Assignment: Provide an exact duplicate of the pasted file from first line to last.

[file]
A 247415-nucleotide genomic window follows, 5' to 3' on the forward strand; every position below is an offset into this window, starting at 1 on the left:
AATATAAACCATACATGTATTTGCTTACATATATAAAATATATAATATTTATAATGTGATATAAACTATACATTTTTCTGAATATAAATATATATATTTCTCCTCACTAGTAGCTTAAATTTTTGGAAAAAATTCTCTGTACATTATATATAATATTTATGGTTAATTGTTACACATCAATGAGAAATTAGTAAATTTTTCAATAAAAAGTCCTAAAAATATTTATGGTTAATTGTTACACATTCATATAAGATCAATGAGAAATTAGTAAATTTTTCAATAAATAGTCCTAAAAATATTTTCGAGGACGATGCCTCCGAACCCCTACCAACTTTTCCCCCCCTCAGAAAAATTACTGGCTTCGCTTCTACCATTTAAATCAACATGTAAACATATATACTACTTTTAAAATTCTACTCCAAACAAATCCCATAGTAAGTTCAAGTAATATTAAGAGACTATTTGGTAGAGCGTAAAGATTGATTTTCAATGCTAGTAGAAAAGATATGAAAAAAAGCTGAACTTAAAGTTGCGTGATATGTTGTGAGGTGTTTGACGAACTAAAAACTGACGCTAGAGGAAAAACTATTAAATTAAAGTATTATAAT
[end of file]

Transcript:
A 247415-nucleotide genomic window follows, 5' to 3' on the forward strand; every position below is an offset into this window, starting at 1 on the left:
AATATAAACCATACATGTATTTGCTTACATATATAAAATATATAATATTTATAATGTGATATAAACTATACATTTTTCTGAATATAAATATATATATTTCTCCTCACTAGTAGCTTAAATTTTTGGAAAAAATTCTCTGTACATTATATATAATATTTATGGTTAATTGTTACACATCAATGAGAAATTAGTAAATTTTTCAATAAAAAGTCCTAAAAATATTTATGGTTAATTGTTACACATTCATATAAGATCAATGAGAAATTAGTAAATTTTTCAATAAATAGTCCTAAAAATATTTTCGAGGACGATGCCTCCGAACCCCTACCAACTTTTCCCCCCCTCAGAAAAATTACTGGCTTCGCTTCTACCATTTAAATCAACATGTAAACATATATACTACTTTTAAAATTCTACTCCAAACAAATCCCATAGTAAGTTCAAGTAATATTAAGAGACTATTTGGTAGAGCGTAAAGATTGATTTTCAATGCTAGTAGAAAAGATATGAAAAAAAGCTGAACTTAAAGTTGCGTGATATGTTGTGAGGTGTTTGACGAACTAAAAACTGACGCTAGAGGAAAAACTATTAAATTAAAGTATTATAAT